The Eerie NGO Phenomenon in Kashmir

“Conflicts have always allowed very suitable ecosystems for Non Governmental Organisations or NGOs to flourish in. Embroiled with armed insurgency for about two decades now, Kashmir has attracted a plethora of organizations. But going by the numbers, the region seems to have become a heaven for NGO activity.”

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By Parvaiz Bukhari

(This article was first published by The Honour Magazine, April 2010, (pg. 16-20).)

Kashmir as an Integral Part of India.  Cartoon by Mir Suhail Qadiri
Kashmir as an Integral Part of India. Cartoon by Mir Suhail Qadiri

Conflicts have always allowed very suitable ecosystems for Non Governmental Organisations or NGOs to flourish in. Embroiled with armed insurgency for about two decades now, Kashmir has attracted a plethora of organizations. But going by the numbers, the region seems to have become a heaven for NGO activity.

There is no central register for the NGOs operating here, no guidelines or any overt accountability. Various estimates put the figure of existing NGOs up to 16,000. Apart from the office of the Registrar of Societies, NGOs are registered for various non-profit activities as trusts and voluntary groups in the district courts. Besides, many NGOs from across the country operating in Kashmir are not registered here.

All you need is five persons and a draft of bylaws along with a declaration of supposed objectives that is then registered in any district court where no count is maintained.

Just what is this huge mass of NGOs doing and who are the people who run them? What is the real intent and incentive for this NGO boom in a region that is still considered business ‘unfriendly’? Where is the funding coming from? A superficial enquiry reveals a dizzying range of unclear activity bordering on subterfuge.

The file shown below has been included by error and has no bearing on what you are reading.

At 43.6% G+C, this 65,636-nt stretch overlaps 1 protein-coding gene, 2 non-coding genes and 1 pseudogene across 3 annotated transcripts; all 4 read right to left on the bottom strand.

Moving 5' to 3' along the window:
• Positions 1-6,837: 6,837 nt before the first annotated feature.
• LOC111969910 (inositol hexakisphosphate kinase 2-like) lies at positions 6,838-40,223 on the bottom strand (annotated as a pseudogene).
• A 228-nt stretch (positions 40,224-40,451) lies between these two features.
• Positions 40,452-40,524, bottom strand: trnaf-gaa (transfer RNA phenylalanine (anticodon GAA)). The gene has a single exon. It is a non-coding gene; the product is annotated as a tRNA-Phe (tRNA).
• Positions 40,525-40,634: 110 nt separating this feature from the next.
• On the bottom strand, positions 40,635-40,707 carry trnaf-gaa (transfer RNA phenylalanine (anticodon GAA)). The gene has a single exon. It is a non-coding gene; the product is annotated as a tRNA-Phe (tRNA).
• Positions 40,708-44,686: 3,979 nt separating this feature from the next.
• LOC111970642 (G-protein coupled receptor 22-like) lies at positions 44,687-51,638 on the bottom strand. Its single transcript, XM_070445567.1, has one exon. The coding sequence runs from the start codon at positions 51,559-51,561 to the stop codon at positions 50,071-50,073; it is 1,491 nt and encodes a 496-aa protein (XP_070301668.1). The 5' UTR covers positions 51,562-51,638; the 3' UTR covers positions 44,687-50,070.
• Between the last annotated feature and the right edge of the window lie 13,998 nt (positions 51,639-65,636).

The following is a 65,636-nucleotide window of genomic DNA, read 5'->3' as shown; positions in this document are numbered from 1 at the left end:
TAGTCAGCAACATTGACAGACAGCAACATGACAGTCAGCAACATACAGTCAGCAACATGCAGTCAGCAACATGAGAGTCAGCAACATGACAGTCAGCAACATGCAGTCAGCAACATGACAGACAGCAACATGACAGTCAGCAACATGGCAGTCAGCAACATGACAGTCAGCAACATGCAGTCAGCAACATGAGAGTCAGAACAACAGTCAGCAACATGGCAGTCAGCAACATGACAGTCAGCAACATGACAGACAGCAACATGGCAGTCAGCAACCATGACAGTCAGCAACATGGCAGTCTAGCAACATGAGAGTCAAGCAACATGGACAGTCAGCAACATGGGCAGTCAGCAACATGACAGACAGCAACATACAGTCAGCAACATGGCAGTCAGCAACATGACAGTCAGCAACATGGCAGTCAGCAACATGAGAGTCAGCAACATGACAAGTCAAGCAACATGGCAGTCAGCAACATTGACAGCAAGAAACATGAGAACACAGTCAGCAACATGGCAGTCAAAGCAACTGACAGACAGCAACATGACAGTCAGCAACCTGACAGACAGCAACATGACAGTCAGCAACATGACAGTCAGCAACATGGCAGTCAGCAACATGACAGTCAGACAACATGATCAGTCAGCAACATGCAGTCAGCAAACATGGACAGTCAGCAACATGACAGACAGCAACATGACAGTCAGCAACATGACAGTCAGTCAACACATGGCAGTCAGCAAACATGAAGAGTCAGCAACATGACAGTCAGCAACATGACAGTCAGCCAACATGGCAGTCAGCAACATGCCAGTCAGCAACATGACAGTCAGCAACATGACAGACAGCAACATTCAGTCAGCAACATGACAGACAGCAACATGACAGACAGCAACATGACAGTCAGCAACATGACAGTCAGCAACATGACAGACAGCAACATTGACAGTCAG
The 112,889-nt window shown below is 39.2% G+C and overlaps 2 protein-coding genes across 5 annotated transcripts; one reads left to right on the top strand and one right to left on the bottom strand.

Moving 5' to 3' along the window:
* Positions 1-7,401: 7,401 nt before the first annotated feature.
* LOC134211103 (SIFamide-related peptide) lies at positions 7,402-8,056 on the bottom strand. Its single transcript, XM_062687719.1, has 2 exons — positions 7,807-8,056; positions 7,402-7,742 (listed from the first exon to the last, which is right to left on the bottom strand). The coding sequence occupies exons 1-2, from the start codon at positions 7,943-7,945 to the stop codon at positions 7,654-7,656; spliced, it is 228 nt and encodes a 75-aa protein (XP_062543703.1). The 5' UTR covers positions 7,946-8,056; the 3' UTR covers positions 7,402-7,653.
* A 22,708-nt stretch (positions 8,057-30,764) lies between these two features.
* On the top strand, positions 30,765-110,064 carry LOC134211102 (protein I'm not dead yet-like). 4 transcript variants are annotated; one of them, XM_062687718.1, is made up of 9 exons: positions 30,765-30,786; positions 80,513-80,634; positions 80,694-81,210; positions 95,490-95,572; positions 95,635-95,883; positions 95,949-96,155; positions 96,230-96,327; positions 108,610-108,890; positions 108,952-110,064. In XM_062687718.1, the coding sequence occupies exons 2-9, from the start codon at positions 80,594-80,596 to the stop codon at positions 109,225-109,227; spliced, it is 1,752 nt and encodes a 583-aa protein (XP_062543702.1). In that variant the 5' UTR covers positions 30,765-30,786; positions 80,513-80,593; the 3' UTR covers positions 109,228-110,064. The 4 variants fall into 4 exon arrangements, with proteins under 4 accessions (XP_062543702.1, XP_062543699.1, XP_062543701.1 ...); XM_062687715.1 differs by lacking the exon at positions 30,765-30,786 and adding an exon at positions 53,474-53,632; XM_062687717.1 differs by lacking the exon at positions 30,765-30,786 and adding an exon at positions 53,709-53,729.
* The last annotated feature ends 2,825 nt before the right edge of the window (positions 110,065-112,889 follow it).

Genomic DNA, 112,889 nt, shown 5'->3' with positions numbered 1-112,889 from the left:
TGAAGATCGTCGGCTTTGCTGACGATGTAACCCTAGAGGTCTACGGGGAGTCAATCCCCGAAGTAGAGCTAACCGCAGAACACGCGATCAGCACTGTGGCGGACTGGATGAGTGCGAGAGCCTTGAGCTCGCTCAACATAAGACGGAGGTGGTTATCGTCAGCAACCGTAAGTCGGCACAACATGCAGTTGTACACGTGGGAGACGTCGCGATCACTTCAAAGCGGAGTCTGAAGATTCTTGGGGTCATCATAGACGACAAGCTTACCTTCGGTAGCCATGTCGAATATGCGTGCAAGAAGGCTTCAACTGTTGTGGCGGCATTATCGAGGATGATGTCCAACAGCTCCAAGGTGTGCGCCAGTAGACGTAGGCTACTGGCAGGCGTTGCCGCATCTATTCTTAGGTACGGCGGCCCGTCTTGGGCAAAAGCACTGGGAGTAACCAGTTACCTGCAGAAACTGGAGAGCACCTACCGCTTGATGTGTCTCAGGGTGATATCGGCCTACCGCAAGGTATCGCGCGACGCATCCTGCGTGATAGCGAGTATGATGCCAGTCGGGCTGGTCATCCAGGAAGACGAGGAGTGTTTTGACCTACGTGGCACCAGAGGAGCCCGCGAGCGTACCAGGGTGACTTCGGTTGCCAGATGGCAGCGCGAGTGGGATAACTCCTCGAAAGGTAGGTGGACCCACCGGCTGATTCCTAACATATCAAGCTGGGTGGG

Government employees, close relatives of bureaucrats, politicians, well-off families and people who have been a part of counter insurgency think tanks, run a number of NGOs in the Valley. Kashmir Foundation for Peace and Developmental Studies (KFPDS) run by a former militant commander, Firdous Sayeed Baba alias Babar Badr, has been on the scene for many years now. Babar and four other former militant commanders were the first to enter into dialogue with New Delhi in 1995. He is also known to be very close to the former Intelligence Bureau (IB) chief A S Dullat, who for many years earlier and during NDA regime served as New Delhi’s point man on Kashmir affairs. Continue reading “The Eerie NGO Phenomenon in Kashmir”

Declaration of Thingamajig

Animator Mark Fiore on Obama’s linguistic derring-do.  (via Rae Abileah)

Barack Obama holds forth on the legality of various conflicty thingamajigs. Take a closer look at Libya, Yemen and Pakistan after the president delivers his address on Afghanistan and Iraq. A Mark Fiore political animation.

Howl

Allen Ginsberg on Pacifica Radio radio reading his banned poem “Howl” followed by a discussion with publisher Lawrence Ferlinghetti.

An interview with graphic artist Eric Drooker who has produced a graphic novel based on his friend Allen Ginsberg’s “Howl”. The full text of the poem is over the fold.

Download program audio (mp3, 47.85 Mbytes)

Few poems have been as celebrated or reviled as Allen Ginsberg’s ‘Howl,’ which was penned in Berkeley at the height of the Cold War, andwas the subject of a famous obscenity trial against publisher Lawrence Ferlinghetti. Renowned painter and graphic novelist Eric Drooker speaks about his friend Allen Ginsberg, whose poem he has animated, and discusses why ‘Howl’ still can’t be read in full on the radio today.

Allen Ginsberg and Eric Drooker, Howl: A Graphic Novel Harper Perennial, 2010
Continue reading “Howl”